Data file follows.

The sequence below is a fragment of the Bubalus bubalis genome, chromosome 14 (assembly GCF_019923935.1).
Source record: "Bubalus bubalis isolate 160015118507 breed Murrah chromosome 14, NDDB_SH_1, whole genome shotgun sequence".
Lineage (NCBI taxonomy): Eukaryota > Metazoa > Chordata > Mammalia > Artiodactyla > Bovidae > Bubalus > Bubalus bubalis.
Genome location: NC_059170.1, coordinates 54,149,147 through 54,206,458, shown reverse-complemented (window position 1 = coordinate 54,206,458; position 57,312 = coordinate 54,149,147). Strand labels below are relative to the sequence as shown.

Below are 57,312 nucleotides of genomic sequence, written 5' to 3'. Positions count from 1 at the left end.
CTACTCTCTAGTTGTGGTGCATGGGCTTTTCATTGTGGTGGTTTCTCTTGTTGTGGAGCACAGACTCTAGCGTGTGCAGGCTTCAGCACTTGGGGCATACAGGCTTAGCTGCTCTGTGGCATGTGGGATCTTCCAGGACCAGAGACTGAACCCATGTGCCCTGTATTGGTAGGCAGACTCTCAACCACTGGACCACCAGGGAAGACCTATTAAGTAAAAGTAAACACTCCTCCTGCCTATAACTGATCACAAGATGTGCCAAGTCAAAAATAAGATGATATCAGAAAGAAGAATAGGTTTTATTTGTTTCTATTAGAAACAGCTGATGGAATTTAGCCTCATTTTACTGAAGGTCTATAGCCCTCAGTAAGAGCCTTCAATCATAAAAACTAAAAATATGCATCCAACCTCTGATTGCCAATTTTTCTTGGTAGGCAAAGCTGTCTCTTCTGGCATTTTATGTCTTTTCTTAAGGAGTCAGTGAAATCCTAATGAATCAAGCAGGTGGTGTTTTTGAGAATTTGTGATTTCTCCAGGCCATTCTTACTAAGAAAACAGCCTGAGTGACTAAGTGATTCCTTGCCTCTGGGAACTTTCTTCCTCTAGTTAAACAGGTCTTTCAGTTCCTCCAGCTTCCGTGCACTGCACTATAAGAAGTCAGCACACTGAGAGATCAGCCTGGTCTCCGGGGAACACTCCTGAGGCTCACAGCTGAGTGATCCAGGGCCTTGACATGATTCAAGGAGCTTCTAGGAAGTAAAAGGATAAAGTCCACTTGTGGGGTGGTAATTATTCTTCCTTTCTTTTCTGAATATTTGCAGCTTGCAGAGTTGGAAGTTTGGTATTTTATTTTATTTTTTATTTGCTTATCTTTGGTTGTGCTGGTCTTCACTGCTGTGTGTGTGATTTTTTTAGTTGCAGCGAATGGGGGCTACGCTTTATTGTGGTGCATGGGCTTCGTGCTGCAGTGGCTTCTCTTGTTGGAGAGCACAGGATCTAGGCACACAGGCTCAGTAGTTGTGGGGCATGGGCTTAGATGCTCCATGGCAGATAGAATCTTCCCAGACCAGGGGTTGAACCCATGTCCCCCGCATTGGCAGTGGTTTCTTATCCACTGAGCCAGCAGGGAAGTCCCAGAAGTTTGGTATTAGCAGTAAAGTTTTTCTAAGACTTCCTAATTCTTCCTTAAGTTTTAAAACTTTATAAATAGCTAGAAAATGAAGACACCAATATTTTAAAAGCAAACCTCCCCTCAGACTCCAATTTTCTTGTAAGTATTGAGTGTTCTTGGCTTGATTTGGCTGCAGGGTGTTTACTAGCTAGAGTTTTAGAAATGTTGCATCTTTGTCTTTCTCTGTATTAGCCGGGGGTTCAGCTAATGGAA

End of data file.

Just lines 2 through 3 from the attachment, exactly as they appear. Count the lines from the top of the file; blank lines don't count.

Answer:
Source record: "Bubalus bubalis isolate 160015118507 breed Murrah chromosome 14, NDDB_SH_1, whole genome shotgun sequence".
Lineage (NCBI taxonomy): Eukaryota > Metazoa > Chordata > Mammalia > Artiodactyla > Bovidae > Bubalus > Bubalus bubalis.